Java REST API Benchmark: Tomcat vs Jetty vs Grizzly vs Undertow

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Java REST API Benchmark: Tomcat vs Jetty vs Grizzly vs Undertow

This is early 2016 and over and over again the question arises as to what Java web container to use, especially with the rise of micro-services where containers are  being embedded into the application.

Recently, we have been facing the very same question. Should we go with:

  1. Jetty, well known for its performance, speed and stability?
  2. Grizzly, which is embedded by default into Jersey?
  3. Tomcat, the de-facto standard web container?
  4. Undertow, the new kid in the block, prised for it’s simplicity, modularity and performance?

Our use case is mainly about delivering Java REST APIs using JAX-RS.
Since we were already using Spring, we were also looking into leverage frameworks such as Spring Boot.

Spring boot out of the box supports Tomcat, Jetty and Undertow.

This post discusses about which web container to use when it comes to delivering fast, reliable and highly available JAX-RS REST API.

For this article, Jersey is being used as the implementation.
We are comparing 4 of the most popular containers:

  1. Tomcat(8.0.30),
  2. Jetty(9.2.14),
  3. Grizzly(2.22.1) and
  4. Undertow(1.3.10.FINAL).

The implemented API is returning a very simple constant Json response …. no extra processing involved.

public class ApiResource {
    public static final String RESPONSE = "{\"greeting\":\"Hello World!\"}";
    public Response test() {
        return ok(RESPONSE).build();

The code has been kept deliberately very simple. The very same API code is executed on all containers.

For more detail about the code, please look at the link in the resource section.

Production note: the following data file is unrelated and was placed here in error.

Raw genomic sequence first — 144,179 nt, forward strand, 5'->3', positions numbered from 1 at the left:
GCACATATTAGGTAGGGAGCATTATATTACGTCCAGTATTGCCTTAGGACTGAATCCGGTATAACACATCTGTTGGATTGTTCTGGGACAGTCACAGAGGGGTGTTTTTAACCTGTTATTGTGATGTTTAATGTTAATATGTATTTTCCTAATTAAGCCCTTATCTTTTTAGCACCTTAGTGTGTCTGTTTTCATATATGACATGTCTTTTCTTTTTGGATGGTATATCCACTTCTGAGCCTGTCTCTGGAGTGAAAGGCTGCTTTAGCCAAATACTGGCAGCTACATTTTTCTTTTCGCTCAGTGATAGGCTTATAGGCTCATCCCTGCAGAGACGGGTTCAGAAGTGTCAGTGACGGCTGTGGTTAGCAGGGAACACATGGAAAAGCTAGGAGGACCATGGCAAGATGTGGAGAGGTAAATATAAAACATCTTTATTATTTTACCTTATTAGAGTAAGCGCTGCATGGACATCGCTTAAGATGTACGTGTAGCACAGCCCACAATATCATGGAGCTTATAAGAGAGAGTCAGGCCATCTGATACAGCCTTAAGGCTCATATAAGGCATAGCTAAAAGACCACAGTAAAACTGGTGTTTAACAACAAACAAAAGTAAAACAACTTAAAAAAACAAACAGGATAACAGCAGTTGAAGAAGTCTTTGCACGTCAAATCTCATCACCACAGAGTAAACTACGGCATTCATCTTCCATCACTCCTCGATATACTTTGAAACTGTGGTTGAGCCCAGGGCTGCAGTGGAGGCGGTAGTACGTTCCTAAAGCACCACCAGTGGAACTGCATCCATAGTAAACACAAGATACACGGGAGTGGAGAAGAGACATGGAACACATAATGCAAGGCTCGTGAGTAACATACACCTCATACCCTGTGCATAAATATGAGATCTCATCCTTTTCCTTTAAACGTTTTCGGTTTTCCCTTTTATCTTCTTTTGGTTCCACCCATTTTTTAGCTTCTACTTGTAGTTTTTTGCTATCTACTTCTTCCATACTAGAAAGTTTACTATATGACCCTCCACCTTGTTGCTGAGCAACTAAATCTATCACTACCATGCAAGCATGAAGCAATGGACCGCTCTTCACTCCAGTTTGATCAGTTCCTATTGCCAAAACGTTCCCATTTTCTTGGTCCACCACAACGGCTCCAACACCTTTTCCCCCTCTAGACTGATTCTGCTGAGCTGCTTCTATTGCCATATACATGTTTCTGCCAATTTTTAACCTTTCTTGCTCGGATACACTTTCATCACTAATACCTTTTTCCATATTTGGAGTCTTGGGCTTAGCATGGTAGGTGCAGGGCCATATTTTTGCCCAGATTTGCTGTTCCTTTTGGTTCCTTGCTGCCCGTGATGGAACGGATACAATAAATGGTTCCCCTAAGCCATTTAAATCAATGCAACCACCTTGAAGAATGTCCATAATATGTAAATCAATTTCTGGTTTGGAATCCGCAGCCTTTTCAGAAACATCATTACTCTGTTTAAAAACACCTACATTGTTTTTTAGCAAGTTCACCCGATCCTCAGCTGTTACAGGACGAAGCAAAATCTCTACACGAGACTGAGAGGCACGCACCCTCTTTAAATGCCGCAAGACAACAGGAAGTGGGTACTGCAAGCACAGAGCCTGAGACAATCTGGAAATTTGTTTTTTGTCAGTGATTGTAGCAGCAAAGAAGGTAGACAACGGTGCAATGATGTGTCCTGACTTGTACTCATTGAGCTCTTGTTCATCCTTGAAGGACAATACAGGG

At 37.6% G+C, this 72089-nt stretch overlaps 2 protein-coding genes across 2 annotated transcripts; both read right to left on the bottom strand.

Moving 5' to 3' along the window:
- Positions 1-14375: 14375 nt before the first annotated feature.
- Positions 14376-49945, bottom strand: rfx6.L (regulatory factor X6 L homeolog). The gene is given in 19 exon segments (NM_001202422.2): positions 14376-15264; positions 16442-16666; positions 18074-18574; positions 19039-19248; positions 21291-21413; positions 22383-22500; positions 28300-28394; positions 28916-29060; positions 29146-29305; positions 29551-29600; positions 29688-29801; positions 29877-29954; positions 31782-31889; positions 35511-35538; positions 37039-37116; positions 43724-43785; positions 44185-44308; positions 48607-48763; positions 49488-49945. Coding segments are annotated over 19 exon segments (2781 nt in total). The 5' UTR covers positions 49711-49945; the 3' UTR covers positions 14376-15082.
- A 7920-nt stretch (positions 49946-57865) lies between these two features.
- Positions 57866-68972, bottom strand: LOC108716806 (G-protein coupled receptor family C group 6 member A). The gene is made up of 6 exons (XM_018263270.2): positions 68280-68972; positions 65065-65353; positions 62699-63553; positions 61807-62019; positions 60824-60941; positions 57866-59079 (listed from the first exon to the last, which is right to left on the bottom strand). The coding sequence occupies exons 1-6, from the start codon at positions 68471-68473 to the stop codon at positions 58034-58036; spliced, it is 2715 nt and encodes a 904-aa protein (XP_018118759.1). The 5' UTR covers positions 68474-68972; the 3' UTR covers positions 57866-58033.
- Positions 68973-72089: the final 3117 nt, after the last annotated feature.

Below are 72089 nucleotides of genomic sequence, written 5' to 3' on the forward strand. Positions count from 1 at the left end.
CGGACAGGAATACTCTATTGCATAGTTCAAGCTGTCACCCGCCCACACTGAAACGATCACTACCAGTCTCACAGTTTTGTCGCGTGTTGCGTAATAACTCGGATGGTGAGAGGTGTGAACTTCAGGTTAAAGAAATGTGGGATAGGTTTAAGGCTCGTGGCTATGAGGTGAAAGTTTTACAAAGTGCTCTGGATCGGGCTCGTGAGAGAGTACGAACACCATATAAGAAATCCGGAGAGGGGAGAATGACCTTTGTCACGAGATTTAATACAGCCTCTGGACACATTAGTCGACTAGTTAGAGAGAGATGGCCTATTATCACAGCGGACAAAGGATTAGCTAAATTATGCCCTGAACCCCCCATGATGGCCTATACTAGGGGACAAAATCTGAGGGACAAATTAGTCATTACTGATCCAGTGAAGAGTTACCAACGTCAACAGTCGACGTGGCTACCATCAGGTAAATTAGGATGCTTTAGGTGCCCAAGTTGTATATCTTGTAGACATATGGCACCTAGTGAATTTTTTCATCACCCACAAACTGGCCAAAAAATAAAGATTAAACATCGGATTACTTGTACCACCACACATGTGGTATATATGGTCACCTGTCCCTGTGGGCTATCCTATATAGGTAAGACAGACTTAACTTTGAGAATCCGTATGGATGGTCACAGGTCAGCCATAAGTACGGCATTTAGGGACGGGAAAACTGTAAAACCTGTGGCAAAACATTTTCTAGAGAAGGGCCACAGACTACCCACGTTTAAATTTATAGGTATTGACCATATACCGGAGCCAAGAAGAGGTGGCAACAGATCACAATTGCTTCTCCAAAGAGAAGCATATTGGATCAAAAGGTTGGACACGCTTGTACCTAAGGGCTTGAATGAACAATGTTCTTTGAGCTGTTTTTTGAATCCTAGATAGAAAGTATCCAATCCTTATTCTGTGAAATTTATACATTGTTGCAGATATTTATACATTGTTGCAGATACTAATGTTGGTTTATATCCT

We ran the load test using ApacheBench with concurrency level=1, 4, 16, 64 and 128
the results in term of fastest or slowest container does not change no matter the concurrency level
so, here, I am publishing only concurrent users=1 and concurrent users=128

System Specification

This benchmark has been executed on my laptop:

model name	: Intel(R) Core(TM) i7-3537U CPU @ 2.00GHz
model name	: Intel(R) Core(TM) i7-3537U CPU @ 2.00GHz
model name	: Intel(R) Core(TM) i7-3537U CPU @ 2.00GHz
model name	: Intel(R) Core(TM) i7-3537U CPU @ 2.00GHz
             total       used       free     shared    buffers     cached
Mem:          7.7G       4.9G       2.7G       399M       206M       2.3G
-/+ buffers/cache:       2.5G       5.2G
Swap:         7.9G         0B       7.9G
Java version:
java version "1.8.0_66"
Java(TM) SE Runtime Environment (build 1.8.0_66-b17)
Java HotSpot(TM) 64-Bit Server VM (build 25.66-b17, mixed mode)
Linux arcad-idea 3.16.0-57-generic #77~14.04.1-Ubuntu SMP Thu Dec 17 23:20:00 UTC 2015 x86_64 x86_64 x86_64 GNU/Linux



Concurrent number of Users = 1


Response Time for 10 million requests for 1 concurrent user


Through-output for 10 million requests for 1 concurrent user


from the 2 graphs above, Grizzly is leading the benchmark followed by Jetty, followed by Undertow. Tomcat remains the last in this benchmark

Concurrent number of Users = 128



Response Time for 10 million requests and 128 concurrent users


Through-output for 10 millions requests and 128 concurrent users

Note that Grizzly is still leading here and that concurrency level =128 did not change anything to which server is best or worst.

Note that we have also tested for concurrency level =4, 16 and  64 and the final result is pretty much the same


For this benchmark, a very simple Jersey REST API implementation is being used.

Grizzly seems to give us the very best through-output and response time no matter the concurrency level.

in this test, I have been using the default web container settings.
And as we all know, no one put a container into production with its default settings.

in the next blog post, I will change the server configuration and rerun the very same tests


The source code is available on GitHub